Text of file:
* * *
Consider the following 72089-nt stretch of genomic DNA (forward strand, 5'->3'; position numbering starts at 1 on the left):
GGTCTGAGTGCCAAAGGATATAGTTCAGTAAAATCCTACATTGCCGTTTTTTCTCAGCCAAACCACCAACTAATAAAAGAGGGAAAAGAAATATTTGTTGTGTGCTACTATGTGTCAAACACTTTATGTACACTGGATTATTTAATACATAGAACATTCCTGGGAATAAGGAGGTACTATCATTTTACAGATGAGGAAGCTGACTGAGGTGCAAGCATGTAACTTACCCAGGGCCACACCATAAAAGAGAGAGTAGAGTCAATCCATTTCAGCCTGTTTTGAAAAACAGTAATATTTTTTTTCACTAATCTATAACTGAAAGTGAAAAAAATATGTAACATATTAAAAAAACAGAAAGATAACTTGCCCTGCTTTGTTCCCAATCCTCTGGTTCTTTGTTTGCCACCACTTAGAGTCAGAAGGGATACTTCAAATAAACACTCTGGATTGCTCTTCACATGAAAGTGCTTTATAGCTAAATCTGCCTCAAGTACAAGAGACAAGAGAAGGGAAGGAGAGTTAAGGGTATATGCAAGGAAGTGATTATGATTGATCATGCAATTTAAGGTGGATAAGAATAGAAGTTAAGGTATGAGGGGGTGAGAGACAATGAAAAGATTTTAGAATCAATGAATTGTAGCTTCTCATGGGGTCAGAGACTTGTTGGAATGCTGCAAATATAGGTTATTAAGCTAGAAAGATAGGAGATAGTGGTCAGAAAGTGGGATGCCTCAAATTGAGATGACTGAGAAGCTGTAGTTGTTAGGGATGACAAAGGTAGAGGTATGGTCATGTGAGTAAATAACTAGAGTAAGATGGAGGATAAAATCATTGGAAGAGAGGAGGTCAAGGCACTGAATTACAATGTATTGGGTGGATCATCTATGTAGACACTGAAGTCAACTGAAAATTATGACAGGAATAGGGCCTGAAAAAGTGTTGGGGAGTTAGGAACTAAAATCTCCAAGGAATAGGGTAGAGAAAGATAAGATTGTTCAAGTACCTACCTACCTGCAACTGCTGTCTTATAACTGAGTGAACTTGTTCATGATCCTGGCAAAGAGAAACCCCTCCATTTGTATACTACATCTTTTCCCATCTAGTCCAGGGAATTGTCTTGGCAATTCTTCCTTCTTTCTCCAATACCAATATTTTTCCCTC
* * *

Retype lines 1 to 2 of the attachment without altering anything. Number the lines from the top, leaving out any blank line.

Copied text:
Consider the following 72089-nt stretch of genomic DNA (forward strand, 5'->3'; position numbering starts at 1 on the left):
GGTCTGAGTGCCAAAGGATATAGTTCAGTAAAATCCTACATTGCCGTTTTTTCTCAGCCAAACCACCAACTAATAAAAGAGGGAAAAGAAATATTTGTTGTGTGCTACTATGTGTCAAACACTTTATGTACACTGGATTATTTAATACATAGAACATTCCTGGGAATAAGGAGGTACTATCATTTTACAGATGAGGAAGCTGACTGAGGTGCAAGCATGTAACTTACCCAGGGCCACACCATAAAAGAGAGAGTAGAGTCAATCCATTTCAGCCTGTTTTGAAAAACAGTAATATTTTTTTTCACTAATCTATAACTGAAAGTGAAAAAAATATGTAACATATTAAAAAAACAGAAAGATAACTTGCCCTGCTTTGTTCCCAATCCTCTGGTTCTTTGTTTGCCACCACTTAGAGTCAGAAGGGATACTTCAAATAAACACTCTGGATTGCTCTTCACATGAAAGTGCTTTATAGCTAAATCTGCCTCAAGTACAAGAGACAAGAGAAGGGAAGGAGAGTTAAGGGTATATGCAAGGAAGTGATTATGATTGATCATGCAATTTAAGGTGGATAAGAATAGAAGTTAAGGTATGAGGGGGTGAGAGACAATGAAAAGATTTTAGAATCAATGAATTGTAGCTTCTCATGGGGTCAGAGACTTGTTGGAATGCTGCAAATATAGGTTATTAAGCTAGAAAGATAGGAGATAGTGGTCAGAAAGTGGGATGCCTCAAATTGAGATGACTGAGAAGCTGTAGTTGTTAGGGATGACAAAGGTAGAGGTATGGTCATGTGAGTAAATAACTAGAGTAAGATGGAGGATAAAATCATTGGAAGAGAGGAGGTCAAGGCACTGAATTACAATGTATTGGGTGGATCATCTATGTAGACACTGAAGTCAACTGAAAATTATGACAGGAATAGGGCCTGAAAAAGTGTTGGGGAGTTAGGAACTAAAATCTCCAAGGAATAGGGTAGAGAAAGATAAGATTGTTCAAGTACCTACCTACCTGCAACTGCTGTCTTATAACTGAGTGAACTTGTTCATGATCCTGGCAAAGAGAAACCCCTCCATTTGTATACTACATCTTTTCCCATCTAGTCCAGGGAATTGTCTTGGCAATTCTTCCTTCTTTCTCCAATACCAATATTTTTCCCTC